The Phillies don't need Roy Halladay

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I promise that this is my last Roy Halladay post of the day. Unless I’m inspired to write another, anyway. Anyway:

Peter Gammons: “Phillies must make trade for Halladay

This would be the same Phillies team that is now 6.5 games up? I mean
sure, he’d be nice to have around, but do you really mortgage the
future for a marginal improvement in a race you already stand an
excellent chance of winning easily? Gammons says in the article that
“One player does make a huge difference,” with the implication that in
the postseason, having that ace could mean the difference between a
championship or going home empty handed. History, however, doesn’t bear
that out.

The Brewers may have made the postseason because of CC Sabathia, but
he didn’t get them anywhere in the playoffs. Same with the Cubs and
Rich Harden. Go back further and the story repeats itself with the 1987
Detroit Tigers and Doyle Alexander. Same goes for just about every team
to trade for an arm at the deadline in recent history, because in the past 30 years,
the only starting pitcher acquired midseason to win a World Series game
was St. Louis’ Jeff Weaver in 2006, and he was a salary dump. [CORRECTION:
I forgot Joe Blanton last year, but I don’t know that that changes
anything]. Weigh all that against the guys who were traded away for
those putative final pieces of the puzzle: John Smoltz, Jeff Bagwell,
Derek Lowe, Jason Varitek. The list goes on and on.

Sure, Halladay is a special talent. And yes, maybe it’s a different
calculus if the Phillies and Mets were locked in an epic battle for
first place. But they’re not. The Phillies, in all probability, are not
going to have any trouble making the playoffs. Once they get there,
fate will play a greater role in determining whether they repeat as
champions than any one player’s fastball.

It would be nice to have Roy Halladay. If the Jays decide to sell
him at a bargan price you certainly make the deal. They are not,
however, in a “must” situation with this, and to the extent Gammons or
anyone else argues that they are, they’re mistaken.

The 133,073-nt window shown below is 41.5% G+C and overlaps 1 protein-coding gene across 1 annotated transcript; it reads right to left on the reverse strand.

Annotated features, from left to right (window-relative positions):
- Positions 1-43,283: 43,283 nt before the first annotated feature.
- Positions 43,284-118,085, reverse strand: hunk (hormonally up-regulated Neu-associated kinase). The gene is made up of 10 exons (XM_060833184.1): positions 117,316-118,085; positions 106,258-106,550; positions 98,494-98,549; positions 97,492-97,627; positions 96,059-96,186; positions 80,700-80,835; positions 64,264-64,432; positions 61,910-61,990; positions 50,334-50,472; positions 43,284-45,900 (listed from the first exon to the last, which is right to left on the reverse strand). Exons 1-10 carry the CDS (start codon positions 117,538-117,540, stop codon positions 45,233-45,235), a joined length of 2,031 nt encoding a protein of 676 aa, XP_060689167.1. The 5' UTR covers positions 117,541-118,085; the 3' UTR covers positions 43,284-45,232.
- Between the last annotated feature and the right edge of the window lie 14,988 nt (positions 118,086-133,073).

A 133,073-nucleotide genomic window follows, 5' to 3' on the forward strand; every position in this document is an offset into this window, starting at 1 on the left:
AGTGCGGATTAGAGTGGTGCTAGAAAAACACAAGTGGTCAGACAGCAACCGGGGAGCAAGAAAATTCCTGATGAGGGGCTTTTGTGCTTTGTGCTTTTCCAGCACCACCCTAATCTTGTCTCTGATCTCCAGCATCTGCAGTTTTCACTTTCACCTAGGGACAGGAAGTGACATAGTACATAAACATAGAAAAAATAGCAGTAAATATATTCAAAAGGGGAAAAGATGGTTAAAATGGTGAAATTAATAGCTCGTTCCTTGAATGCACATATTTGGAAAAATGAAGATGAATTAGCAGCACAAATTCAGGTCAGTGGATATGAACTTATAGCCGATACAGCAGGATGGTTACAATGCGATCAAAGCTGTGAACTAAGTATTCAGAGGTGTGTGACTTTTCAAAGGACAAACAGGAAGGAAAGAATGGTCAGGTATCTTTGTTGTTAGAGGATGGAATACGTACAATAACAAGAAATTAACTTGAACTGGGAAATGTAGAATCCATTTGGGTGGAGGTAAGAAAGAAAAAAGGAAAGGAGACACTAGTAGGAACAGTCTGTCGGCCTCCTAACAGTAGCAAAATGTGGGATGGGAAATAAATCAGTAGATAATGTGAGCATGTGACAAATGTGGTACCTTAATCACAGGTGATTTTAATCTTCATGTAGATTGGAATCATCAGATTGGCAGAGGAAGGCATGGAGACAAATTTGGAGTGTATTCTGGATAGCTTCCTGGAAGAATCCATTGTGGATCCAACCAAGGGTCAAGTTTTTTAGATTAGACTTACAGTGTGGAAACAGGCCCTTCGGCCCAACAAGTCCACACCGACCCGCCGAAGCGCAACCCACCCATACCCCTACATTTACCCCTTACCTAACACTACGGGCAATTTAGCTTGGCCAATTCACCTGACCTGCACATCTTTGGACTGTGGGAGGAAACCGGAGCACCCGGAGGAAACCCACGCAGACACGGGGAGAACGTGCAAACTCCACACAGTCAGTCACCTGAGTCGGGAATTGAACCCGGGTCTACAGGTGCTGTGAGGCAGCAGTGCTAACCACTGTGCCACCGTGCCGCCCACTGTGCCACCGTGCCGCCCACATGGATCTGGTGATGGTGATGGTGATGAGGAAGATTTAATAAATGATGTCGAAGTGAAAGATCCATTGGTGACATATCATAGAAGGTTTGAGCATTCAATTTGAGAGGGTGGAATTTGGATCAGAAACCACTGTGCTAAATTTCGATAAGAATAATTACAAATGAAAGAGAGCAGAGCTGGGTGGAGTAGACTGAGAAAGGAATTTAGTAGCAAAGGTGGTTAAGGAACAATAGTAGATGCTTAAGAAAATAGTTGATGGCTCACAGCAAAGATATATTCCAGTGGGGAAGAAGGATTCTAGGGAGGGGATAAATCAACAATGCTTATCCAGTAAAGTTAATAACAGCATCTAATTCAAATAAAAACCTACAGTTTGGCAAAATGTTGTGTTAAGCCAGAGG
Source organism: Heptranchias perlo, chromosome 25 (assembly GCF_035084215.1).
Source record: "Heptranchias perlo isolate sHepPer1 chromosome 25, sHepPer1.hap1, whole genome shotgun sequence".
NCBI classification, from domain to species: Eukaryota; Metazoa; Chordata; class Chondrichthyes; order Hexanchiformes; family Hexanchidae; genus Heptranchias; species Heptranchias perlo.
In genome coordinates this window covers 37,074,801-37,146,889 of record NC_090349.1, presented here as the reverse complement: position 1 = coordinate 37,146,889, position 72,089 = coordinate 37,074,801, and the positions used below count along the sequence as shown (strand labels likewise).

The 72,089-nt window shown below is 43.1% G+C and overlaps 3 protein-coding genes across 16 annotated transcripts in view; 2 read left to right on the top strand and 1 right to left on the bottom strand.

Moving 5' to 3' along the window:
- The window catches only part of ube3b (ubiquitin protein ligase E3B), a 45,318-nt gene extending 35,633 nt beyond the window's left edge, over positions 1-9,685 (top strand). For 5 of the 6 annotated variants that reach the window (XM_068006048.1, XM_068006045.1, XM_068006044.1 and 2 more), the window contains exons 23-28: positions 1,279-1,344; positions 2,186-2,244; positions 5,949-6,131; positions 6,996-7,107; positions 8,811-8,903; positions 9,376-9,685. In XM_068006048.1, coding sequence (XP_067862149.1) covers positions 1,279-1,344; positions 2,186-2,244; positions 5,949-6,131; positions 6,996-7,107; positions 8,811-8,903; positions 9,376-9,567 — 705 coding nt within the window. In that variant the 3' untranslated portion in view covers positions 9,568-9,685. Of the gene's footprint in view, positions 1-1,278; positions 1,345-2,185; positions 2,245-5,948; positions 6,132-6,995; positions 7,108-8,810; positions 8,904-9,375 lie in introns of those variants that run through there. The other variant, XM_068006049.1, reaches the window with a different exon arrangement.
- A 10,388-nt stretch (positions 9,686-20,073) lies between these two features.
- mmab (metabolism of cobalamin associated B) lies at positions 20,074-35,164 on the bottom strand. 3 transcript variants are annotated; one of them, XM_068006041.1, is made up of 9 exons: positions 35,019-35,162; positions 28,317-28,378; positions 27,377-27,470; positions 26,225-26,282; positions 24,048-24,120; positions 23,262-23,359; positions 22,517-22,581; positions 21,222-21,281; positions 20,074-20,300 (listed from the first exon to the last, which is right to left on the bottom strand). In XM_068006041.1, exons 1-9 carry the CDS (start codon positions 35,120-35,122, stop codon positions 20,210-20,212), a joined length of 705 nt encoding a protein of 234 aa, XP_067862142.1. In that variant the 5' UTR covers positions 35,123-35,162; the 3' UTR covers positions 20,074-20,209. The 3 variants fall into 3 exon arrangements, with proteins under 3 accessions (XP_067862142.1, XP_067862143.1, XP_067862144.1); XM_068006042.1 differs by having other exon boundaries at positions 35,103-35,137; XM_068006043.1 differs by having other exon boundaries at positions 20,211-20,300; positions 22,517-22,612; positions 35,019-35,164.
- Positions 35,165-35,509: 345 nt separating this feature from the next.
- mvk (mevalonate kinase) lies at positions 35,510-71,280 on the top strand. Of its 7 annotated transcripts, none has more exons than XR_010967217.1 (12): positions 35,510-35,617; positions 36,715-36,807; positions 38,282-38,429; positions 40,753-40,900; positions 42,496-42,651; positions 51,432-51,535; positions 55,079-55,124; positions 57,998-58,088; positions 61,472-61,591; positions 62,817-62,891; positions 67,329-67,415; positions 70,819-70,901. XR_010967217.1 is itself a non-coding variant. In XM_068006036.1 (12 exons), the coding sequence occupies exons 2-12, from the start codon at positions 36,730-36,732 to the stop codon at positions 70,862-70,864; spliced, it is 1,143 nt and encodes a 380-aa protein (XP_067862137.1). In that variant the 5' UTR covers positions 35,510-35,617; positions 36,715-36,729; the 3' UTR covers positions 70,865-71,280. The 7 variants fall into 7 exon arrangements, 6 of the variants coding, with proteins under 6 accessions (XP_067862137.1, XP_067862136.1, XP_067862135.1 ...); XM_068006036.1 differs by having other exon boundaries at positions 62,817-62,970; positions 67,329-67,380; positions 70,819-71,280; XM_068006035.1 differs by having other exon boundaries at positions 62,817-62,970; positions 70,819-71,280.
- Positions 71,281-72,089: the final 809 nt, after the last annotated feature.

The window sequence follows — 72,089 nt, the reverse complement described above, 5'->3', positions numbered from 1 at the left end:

Reports of shots fired outside Nationals Park career fair, at least one injured

WASHINGTON, DC - JULY 20: A general view in the third inning of the Washington Nationals and New York Mets game at Nationals Park on July 20, 2015 in Washington, DC.  (Photo by Rob Carr/Getty Images)
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There are breaking reports of a gunman outside Nationals Park in Washington who open fired during a career fair for concession workers at the ballpark.

Washington D.C. police have been dispatched. There are reports of at least one person injured after having been shot in the face. Police are advising people to avoid the South Capitol area and areas surrounding Nats Park.

More as we learn more.

 

Dominican Journalist Reports that Yordano Ventura was robbed as he lay dying

CHICAGO, IL - MAY 22:  Starting pitcher Yordano Ventura #30 of the Kansas City Royals delivers the ball against the Chicago White Sox at U.S. Cellular Field on May 22, 2016 in Chicago, Illinois.  (Photo by Jonathan Daniel/Getty Images)
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There is a disturbing report out of the Dominican Republic, yet to be confirmed by police, but in wide circulation thanks to a series of tweets from Hall of Famer Pedro Martinez. The report: that looters encountered a still alive Yordano Ventura after his automobile accident, robbing of him his World Series ring and other possessions, before leaving him to die.

The report comes from Dominican Republic journalist Euri Cabral, who made the claim on a radio station. His comments were picked up by Martinez, who tweeted about it in Spanish. The tweets, collected and translated by the Royals Review blog:

“How outrageous to know that a life like Yordano’s could have been saved had it not been that they looted him the way he was looted . . . Now it is more painful to know that Yordano remained alive after the accident and instead of someone to help him, they robbed him and let him die . . . I hope an investigation will be carried out, because if there is any specific evidence of this, I would feel a great deal of shame for my country.”

As for the state of details which are currently confirmed, Rustin Dodd and Maria Torres of the Kansas City Star report that Ventura crashed his Jeep after leaving an annual festival, losing control and hitting a guardrail in a mountainous area in foggy conditions. Ventura was not wearing a seatbelt at the time and was ejected from the vehicle.

Ventura’s family is said to be pushing for further investigation and clarification as to Cabral’s claims. We will obviously followup with anything Dominican authorities say on the matter.